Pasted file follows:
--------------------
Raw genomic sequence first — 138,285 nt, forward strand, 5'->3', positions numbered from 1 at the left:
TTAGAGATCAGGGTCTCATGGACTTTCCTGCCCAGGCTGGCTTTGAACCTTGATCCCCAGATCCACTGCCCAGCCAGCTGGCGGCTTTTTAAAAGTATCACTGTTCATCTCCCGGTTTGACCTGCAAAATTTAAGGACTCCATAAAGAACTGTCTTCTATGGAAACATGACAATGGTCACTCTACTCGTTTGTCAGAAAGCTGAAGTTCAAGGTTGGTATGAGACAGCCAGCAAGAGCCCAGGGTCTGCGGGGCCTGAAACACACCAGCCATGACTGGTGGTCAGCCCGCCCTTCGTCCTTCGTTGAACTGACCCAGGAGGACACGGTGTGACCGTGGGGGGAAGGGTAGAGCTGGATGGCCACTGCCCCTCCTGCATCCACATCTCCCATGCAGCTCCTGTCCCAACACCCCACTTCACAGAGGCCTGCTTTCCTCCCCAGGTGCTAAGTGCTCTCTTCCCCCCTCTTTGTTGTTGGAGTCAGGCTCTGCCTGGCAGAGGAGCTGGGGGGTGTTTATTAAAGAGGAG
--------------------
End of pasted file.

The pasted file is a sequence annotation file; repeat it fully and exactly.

Raw genomic sequence first — 138,285 nt, forward strand, 5'->3', positions numbered from 1 at the left:
TTAGAGATCAGGGTCTCATGGACTTTCCTGCCCAGGCTGGCTTTGAACCTTGATCCCCAGATCCACTGCCCAGCCAGCTGGCGGCTTTTTAAAAGTATCACTGTTCATCTCCCGGTTTGACCTGCAAAATTTAAGGACTCCATAAAGAACTGTCTTCTATGGAAACATGACAATGGTCACTCTACTCGTTTGTCAGAAAGCTGAAGTTCAAGGTTGGTATGAGACAGCCAGCAAGAGCCCAGGGTCTGCGGGGCCTGAAACACACCAGCCATGACTGGTGGTCAGCCCGCCCTTCGTCCTTCGTTGAACTGACCCAGGAGGACACGGTGTGACCGTGGGGGGAAGGGTAGAGCTGGATGGCCACTGCCCCTCCTGCATCCACATCTCCCATGCAGCTCCTGTCCCAACACCCCACTTCACAGAGGCCTGCTTTCCTCCCCAGGTGCTAAGTGCTCTCTTCCCCCCTCTTTGTTGTTGGAGTCAGGCTCTGCCTGGCAGAGGAGCTGGGGGGTGTTTATTAAAGAGGAG